A repeat Eurofighter buy represents Spain’s best option for replacing an aged fleet of Canary Islands-based Boeing F-18 fighters, Airbus has claimed, after Lockheed Martin recently cited interest in its F-35 from Madrid.
“The F-35 is an available aircraft, but for Spanish industry and for the Spanish customer, the Eurofighter is the right choice,” claims Kurt Rossner, Airbus Defence & Space’s head of combat aircraft systems.
“For Spain, we are prepared to deliver aircraft as fast as possible” to meet the Halcon programme requirement, he adds. The nation’s air force already has 68 examples in active use, Cirium fleets data shows.
While Airbus believes it is best placed to deliver, Rossner notes of the reported F-35 interest: “It would be a surprise if Spain would not have not discussed it.”
Madrid’s potential interest in the stealth fighter could also stem from a need to seek a replacement for its navy’s aircraft carrier-based Boeing AV-8B Harrier II strike aircraft. Cirium records it as having 13 of the type in use, with these aged between 24 and 34 years.
Airbus Defence & Space head of military aircraft Jean-Brice Dumont says the company believes a market exists to produce more than another 350 Eurofighters, with the type expected to be in operational use until 2060.
Built by a four-nation industrial consortium also involving BAE Systems and Leonardo, the Eurofighter has so far attracted orders for 661 aircraft, 571 of which have been delivered. Current orders cover 38 Project Quadriga jets for the German air force, plus a combined 52 for export customers Kuwait and Qatar.
In addition to the hoped-for repeat Spanish order, the Eurofighter partners are waiting on the outcome of a competition in Finland, expected to be for 64 aircraft. Further opportunities exist in nations including India, which has an air force need for 110 advanced multi-role fighters.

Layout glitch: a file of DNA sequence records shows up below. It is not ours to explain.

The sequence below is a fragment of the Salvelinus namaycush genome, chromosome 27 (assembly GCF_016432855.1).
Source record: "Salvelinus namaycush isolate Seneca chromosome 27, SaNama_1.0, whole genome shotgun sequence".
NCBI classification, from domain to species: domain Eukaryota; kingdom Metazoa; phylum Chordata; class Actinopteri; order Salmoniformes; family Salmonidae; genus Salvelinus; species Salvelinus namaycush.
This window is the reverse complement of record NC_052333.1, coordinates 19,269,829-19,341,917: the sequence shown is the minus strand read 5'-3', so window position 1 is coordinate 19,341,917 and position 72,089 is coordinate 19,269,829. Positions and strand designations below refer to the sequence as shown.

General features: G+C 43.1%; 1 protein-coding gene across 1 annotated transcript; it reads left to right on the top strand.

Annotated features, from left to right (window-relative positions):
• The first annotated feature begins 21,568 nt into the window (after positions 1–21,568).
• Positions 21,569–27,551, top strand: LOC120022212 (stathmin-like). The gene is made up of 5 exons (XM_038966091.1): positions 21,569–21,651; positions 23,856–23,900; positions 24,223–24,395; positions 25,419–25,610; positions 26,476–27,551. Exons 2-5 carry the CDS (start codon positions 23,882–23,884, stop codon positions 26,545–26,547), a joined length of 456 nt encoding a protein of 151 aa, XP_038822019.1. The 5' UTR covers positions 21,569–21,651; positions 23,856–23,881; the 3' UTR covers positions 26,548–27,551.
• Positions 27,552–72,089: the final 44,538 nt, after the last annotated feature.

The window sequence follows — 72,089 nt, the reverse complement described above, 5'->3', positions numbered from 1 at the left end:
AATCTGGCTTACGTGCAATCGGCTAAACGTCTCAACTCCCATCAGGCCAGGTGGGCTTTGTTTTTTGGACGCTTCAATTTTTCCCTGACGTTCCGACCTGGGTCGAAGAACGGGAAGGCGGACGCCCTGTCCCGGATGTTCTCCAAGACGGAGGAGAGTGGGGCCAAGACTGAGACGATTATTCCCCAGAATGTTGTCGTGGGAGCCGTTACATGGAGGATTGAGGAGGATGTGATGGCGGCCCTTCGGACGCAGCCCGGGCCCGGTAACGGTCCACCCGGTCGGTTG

Meanwhile, Rossner says Airbus and its partner suppliers have demonstrated a manned-unmanned teaming capability with a Eurofighter for the German air force.
Conducted during the Timber Express exercise earlier this year, the activity included a collaborative electronic support measures trial, during which the combat aircraft tasked and then received data from two target drones operating as representative remote carrier vehicles.
“We could demonstrate sensor fusion and data exchange in real-time,” Rossner says. “This is unique in Europe,” he claims, adding: “This is a step into the system of systems world.”
Such a combination is envisaged as providing part of the Future Combat Air System (FCAS) being developed by France, Germany and Spain for service introduction from around 2035.
Multiple key technologies for a future FCAS capability will first be incorporated with the Eurofighter, both to de-risk the in-development system and maintain the current model’s operational relevance, Airbus says.